Document Type : Original article
1 Medical and Health Technical College, Southern Technical University, Iraq
2 Basrah University Teaching Hospital, Iraq.
Background Acute kidney injury (AKI) and chronic kidney disease CKD cause different GFR declines (AKI). A gradual, irreversible decline in GFR is a CKD symptom. Diseases impair the kidneys’ ability to concentrate or dilute tubular filtrate, eliminate nitrogenous waste, and maintain acid-base balance. Acute kidney failure (AKF) is a sudden, reversible renal function loss requiring RRT. Chronic kid- ney disease has a 13.4% global prevalence and 1.2 million annual deaths.
The Aim Serum creatinine, urea, potassium, chloride, calcium, sodium, and serum uric acid in CKD patients and healthy controls, and how these indicators vary with CKD development.
Determination of some trace elements such as copper, zinc, and iron in the sera of patients.
Materials and Methods The study included (30 healthy participants) and (60) patients with CKD (control). The participants in this study were people who traveled to Basrah Teaching Hospital aged 25 to 65. From Octo- ber 2020 to February 2021, specialized physicians examined each participant in this study at Basrah Teaching Hospital. Serum potassium, sodium, chloride, calcium, phosphorus, urea, uric acid, and serum creatinine were measured using kits.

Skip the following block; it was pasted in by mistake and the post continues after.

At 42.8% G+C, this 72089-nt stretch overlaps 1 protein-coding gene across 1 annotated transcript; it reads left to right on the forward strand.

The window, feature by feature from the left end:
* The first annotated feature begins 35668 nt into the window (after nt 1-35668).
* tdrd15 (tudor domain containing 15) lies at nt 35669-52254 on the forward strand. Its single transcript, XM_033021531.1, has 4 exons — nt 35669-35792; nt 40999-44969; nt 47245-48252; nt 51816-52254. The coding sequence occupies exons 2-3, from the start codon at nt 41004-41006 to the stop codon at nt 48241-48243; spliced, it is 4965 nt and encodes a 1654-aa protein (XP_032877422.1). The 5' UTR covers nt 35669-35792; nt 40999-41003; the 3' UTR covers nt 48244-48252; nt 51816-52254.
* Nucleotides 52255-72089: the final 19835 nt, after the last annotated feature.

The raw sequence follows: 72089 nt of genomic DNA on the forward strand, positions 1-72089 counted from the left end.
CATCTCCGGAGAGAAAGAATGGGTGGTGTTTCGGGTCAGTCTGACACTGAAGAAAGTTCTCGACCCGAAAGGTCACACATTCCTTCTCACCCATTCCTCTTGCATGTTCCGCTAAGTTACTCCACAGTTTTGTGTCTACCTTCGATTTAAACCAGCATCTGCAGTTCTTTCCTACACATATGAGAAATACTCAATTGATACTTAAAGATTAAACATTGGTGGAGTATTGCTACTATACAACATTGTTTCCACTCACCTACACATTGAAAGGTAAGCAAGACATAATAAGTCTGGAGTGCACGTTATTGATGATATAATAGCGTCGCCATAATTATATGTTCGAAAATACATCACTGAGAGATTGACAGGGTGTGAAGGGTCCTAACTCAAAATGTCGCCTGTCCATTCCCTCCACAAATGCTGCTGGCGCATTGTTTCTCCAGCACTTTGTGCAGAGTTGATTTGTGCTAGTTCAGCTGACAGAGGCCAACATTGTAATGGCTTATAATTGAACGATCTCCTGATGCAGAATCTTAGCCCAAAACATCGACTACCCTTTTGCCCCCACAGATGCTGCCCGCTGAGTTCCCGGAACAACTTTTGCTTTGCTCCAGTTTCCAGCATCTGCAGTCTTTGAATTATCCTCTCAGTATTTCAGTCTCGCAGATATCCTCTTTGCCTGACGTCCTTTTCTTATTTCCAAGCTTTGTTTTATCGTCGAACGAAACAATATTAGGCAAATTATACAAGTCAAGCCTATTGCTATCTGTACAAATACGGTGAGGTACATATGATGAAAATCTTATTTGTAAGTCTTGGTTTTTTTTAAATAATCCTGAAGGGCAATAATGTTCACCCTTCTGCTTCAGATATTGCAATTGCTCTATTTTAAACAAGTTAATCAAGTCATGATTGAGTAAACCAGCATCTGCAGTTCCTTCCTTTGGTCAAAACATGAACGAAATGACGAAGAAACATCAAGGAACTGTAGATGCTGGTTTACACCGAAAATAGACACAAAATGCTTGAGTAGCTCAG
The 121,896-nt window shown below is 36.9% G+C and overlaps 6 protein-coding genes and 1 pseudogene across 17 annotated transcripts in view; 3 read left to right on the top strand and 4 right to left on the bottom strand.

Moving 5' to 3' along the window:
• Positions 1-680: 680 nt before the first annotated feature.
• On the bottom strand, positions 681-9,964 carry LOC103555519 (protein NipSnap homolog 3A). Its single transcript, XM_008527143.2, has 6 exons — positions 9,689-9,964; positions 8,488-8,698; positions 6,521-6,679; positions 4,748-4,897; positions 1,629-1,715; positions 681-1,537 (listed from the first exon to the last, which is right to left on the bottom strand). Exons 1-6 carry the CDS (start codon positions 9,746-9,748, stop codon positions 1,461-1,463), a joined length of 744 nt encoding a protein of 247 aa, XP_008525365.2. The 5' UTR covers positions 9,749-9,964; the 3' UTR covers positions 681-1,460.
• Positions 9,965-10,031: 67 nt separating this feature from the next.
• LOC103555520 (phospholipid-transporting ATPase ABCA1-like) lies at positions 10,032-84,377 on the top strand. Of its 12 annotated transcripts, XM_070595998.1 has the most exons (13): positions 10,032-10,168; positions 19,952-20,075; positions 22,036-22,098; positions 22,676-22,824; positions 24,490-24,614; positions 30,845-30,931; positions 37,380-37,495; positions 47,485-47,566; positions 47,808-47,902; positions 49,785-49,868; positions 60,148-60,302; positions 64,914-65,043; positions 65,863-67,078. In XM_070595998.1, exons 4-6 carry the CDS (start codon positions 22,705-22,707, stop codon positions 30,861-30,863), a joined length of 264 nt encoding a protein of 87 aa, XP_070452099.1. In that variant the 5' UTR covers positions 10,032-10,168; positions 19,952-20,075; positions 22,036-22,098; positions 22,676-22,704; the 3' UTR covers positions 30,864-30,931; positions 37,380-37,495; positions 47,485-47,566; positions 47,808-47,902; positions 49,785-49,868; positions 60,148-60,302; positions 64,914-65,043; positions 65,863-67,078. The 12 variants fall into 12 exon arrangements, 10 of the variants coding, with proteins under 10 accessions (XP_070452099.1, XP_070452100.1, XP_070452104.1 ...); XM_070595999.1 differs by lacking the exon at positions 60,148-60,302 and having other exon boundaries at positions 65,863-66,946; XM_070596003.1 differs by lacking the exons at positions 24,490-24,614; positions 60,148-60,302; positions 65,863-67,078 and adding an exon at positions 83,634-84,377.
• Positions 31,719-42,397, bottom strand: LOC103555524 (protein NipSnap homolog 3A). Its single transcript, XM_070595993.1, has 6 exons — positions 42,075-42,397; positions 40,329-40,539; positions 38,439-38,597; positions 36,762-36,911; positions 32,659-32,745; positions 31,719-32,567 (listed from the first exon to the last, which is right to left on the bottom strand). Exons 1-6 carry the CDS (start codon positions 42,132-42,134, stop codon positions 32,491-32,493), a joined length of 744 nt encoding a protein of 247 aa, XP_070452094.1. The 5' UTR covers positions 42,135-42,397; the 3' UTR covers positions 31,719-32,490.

Results The current study results have shown a signif- icant increase (P < 0.01) in the following biomarkers in CKD patients: serum creatinine, urea, phosphorus, chlo- ride, uric acid, and Cystatin-C. The results also showed a significant decrease in levels following biomarkers in CKD patients: serum calcium and sodium.
Conclusion Chronic renal disease raises serum creati- nine, urea, potassium, chloride, and uric acid. Chronic renal disease patients had lower calcium and sodium levels.